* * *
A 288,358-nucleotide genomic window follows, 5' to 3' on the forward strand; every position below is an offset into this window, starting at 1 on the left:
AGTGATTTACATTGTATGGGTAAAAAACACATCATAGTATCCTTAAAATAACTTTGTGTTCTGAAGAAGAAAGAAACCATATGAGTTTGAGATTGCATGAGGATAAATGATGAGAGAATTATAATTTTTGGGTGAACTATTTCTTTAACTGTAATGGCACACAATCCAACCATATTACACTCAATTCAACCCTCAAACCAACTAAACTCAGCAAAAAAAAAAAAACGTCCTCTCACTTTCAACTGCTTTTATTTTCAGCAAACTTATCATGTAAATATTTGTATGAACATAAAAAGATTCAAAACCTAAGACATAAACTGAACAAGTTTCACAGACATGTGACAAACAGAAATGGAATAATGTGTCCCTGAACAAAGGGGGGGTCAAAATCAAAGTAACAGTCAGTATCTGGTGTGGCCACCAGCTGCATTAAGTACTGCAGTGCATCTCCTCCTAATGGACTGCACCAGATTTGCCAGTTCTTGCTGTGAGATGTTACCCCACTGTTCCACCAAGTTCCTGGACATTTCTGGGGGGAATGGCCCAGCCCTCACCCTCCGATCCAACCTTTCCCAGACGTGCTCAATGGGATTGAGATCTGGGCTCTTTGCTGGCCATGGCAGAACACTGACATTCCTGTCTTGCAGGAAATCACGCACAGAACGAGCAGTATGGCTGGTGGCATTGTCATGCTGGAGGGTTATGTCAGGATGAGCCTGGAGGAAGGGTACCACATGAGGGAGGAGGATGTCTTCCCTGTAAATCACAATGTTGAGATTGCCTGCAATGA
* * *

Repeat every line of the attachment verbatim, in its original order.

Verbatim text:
A 288,358-nucleotide genomic window follows, 5' to 3' on the forward strand; every position below is an offset into this window, starting at 1 on the left:
AGTGATTTACATTGTATGGGTAAAAAACACATCATAGTATCCTTAAAATAACTTTGTGTTCTGAAGAAGAAAGAAACCATATGAGTTTGAGATTGCATGAGGATAAATGATGAGAGAATTATAATTTTTGGGTGAACTATTTCTTTAACTGTAATGGCACACAATCCAACCATATTACACTCAATTCAACCCTCAAACCAACTAAACTCAGCAAAAAAAAAAAAACGTCCTCTCACTTTCAACTGCTTTTATTTTCAGCAAACTTATCATGTAAATATTTGTATGAACATAAAAAGATTCAAAACCTAAGACATAAACTGAACAAGTTTCACAGACATGTGACAAACAGAAATGGAATAATGTGTCCCTGAACAAAGGGGGGGTCAAAATCAAAGTAACAGTCAGTATCTGGTGTGGCCACCAGCTGCATTAAGTACTGCAGTGCATCTCCTCCTAATGGACTGCACCAGATTTGCCAGTTCTTGCTGTGAGATGTTACCCCACTGTTCCACCAAGTTCCTGGACATTTCTGGGGGGAATGGCCCAGCCCTCACCCTCCGATCCAACCTTTCCCAGACGTGCTCAATGGGATTGAGATCTGGGCTCTTTGCTGGCCATGGCAGAACACTGACATTCCTGTCTTGCAGGAAATCACGCACAGAACGAGCAGTATGGCTGGTGGCATTGTCATGCTGGAGGGTTATGTCAGGATGAGCCTGGAGGAAGGGTACCACATGAGGGAGGAGGATGTCTTCCCTGTAAATCACAATGTTGAGATTGCCTGCAATGA